Young adults from fatherless families are more likely to commit crimes and be incarcerated.
I. The Decline of the American Family
II. The Cost of Fatherlessness
III. The Increase in Single-Parent Families
More Births Out of Wedlock
High Divorce Rate
IV. Guiding Principles for Strengthening Traditional Families
V. The Need to Strengthen Traditional Families
“Over 70 percent of long-term prison inmates come from broken homes, and young men raised in fatherless households are at least twice as likely to be incarcerated as those from intact families.”
– Chuck Colson, as quoted by Eric Metaxas, “Be a Heroic Dad.”
Breakpoint Commentaries, 15 May 2013. Web. 29 Sept. 2014.
“Even after controlling for income, youths in father-absent households still had significantly higher odds of incarceration than those in mother-father families. Youths who never had a father in the household experienced the highest odds.”
– Cynthia Harper and Sara S. McLanahan. “Father Absence and
Youth Incarceration.” Journal of Research on Adolescence, 14:
369-397, (September 2004).
Children growing up outside of two-parent homes, particularly those without a father, have a substantially higher incidence of incarceration as adults. When the Department of Justice conducted surveys looking at the family backgrounds of prisoners in state and federal prisons in the United States, it found that the majority of prisoners, male and female, grew up in fatherless families or lived apart from both parents, with relatives or in foster care.42
In the year 2004, for example, 54 percent of prisoners in state penal institutions and 51 percent of those in federal prisons were raised apart from their fathers or from both biological parents. By comparison, 24 percent of the U.S. young adult population at that time grew up in single-parent or no-parent households.43 This disproportionate representation of children from fatherless families behind bars demonstrates the tragic relationship between family decline and crime.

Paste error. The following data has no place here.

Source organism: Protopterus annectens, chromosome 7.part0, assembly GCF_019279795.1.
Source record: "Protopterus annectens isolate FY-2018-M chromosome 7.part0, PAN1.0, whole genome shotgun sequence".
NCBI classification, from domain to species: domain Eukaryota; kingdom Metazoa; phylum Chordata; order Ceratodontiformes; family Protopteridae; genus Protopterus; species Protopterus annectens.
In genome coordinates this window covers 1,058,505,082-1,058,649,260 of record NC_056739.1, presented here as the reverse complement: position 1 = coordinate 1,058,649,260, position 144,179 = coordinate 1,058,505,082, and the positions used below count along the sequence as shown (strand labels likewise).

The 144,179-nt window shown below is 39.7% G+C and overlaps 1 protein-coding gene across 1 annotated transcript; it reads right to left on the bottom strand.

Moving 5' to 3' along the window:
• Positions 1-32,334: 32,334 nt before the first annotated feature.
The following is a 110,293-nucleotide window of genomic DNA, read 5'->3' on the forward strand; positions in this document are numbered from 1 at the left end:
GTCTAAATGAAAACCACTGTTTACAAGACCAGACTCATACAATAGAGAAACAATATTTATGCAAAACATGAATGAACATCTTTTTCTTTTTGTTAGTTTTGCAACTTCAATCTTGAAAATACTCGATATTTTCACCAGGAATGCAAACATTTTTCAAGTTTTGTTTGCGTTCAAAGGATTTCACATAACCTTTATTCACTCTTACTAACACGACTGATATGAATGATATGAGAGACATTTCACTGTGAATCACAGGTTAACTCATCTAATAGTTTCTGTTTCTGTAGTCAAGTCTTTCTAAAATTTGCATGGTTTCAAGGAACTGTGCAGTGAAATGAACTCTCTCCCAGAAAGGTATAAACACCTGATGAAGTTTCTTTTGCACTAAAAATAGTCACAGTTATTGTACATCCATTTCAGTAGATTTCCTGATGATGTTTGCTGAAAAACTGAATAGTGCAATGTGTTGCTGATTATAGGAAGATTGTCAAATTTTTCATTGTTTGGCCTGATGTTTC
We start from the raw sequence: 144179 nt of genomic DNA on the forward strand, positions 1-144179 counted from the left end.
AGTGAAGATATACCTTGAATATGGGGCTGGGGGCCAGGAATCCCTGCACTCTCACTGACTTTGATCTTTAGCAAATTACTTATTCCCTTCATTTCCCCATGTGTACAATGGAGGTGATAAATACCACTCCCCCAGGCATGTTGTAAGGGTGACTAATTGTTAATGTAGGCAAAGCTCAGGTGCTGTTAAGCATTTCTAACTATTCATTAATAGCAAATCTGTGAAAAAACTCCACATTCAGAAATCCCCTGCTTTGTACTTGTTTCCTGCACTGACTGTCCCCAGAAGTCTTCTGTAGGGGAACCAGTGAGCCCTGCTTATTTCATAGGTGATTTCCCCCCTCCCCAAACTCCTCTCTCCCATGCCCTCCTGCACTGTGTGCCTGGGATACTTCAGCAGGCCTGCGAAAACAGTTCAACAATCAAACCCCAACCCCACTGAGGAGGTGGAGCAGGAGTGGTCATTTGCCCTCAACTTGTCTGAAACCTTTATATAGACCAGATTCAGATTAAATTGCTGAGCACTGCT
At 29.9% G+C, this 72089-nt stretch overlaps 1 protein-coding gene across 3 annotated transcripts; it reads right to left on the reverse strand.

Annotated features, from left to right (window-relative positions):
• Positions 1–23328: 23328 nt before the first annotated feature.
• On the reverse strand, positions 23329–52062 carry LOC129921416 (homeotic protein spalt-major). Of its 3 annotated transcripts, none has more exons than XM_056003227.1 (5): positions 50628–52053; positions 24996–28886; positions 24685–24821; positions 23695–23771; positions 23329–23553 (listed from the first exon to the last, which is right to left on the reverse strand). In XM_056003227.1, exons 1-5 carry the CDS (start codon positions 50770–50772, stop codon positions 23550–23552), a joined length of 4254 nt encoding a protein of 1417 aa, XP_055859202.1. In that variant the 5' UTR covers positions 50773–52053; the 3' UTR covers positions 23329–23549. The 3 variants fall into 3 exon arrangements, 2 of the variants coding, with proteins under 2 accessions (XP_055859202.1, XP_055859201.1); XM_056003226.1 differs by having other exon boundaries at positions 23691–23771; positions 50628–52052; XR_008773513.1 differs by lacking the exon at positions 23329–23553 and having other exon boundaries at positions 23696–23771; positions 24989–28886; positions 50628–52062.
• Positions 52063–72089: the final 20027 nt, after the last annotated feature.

When compared directly against children raised in homes with both biological parents, the impact of broken families on a child’s future criminal involvement is even starker. A study that followed a national sample of 2,846 males from ages 14 through 17 who lived with either one or no parent until they were 30 years old found that 7.5 percent of them had committed crimes and been incarcerated during that time span.44
Young men from mother-only or mother-stepfather families were incarcerated at three times the rate of young men from mother-father families. And young men raised by relatives or in foster care had a nearly 5 times higher rate of incarceration. When adjustments were made for low parent education levels, family poverty, minority/ethnic status, and other related risk factors, the young men from mother-only families were still incarcerated twice as often, those from mother-stepfather families 2.5 times as often, and those raised by relatives or in foster care 3 times as often as those raised by both biological parents.45